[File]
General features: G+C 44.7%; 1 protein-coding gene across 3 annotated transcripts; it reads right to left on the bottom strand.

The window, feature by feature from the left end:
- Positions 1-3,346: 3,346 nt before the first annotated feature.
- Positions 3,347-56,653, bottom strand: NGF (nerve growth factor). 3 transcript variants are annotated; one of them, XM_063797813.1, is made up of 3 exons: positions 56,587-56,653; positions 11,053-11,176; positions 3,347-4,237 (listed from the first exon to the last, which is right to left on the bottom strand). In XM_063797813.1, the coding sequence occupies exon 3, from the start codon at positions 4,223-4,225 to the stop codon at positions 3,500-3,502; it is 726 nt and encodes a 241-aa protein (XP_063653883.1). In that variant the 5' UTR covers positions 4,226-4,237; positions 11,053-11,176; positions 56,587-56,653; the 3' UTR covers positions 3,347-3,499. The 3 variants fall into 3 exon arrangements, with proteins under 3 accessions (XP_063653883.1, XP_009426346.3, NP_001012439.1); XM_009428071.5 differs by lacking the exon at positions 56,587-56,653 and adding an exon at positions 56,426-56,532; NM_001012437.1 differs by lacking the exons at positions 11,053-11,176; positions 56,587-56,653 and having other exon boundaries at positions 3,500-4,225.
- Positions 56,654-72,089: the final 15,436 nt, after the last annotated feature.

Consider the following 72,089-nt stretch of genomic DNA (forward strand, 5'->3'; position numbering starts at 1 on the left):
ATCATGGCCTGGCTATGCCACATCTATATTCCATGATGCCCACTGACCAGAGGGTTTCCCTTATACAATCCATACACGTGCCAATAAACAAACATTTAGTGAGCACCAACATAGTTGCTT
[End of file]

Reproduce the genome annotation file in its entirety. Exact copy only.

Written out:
General features: G+C 44.7%; 1 protein-coding gene across 3 annotated transcripts; it reads right to left on the bottom strand.

The window, feature by feature from the left end:
- Positions 1-3,346: 3,346 nt before the first annotated feature.
- Positions 3,347-56,653, bottom strand: NGF (nerve growth factor). 3 transcript variants are annotated; one of them, XM_063797813.1, is made up of 3 exons: positions 56,587-56,653; positions 11,053-11,176; positions 3,347-4,237 (listed from the first exon to the last, which is right to left on the bottom strand). In XM_063797813.1, the coding sequence occupies exon 3, from the start codon at positions 4,223-4,225 to the stop codon at positions 3,500-3,502; it is 726 nt and encodes a 241-aa protein (XP_063653883.1). In that variant the 5' UTR covers positions 4,226-4,237; positions 11,053-11,176; positions 56,587-56,653; the 3' UTR covers positions 3,347-3,499. The 3 variants fall into 3 exon arrangements, with proteins under 3 accessions (XP_063653883.1, XP_009426346.3, NP_001012439.1); XM_009428071.5 differs by lacking the exon at positions 56,587-56,653 and adding an exon at positions 56,426-56,532; NM_001012437.1 differs by lacking the exons at positions 11,053-11,176; positions 56,587-56,653 and having other exon boundaries at positions 3,500-4,225.
- Positions 56,654-72,089: the final 15,436 nt, after the last annotated feature.

Consider the following 72,089-nt stretch of genomic DNA (forward strand, 5'->3'; position numbering starts at 1 on the left):
ATCATGGCCTGGCTATGCCACATCTATATTCCATGATGCCCACTGACCAGAGGGTTTCCCTTATACAATCCATACACGTGCCAATAAACAAACATTTAGTGAGCACCAACATAGTTGCTT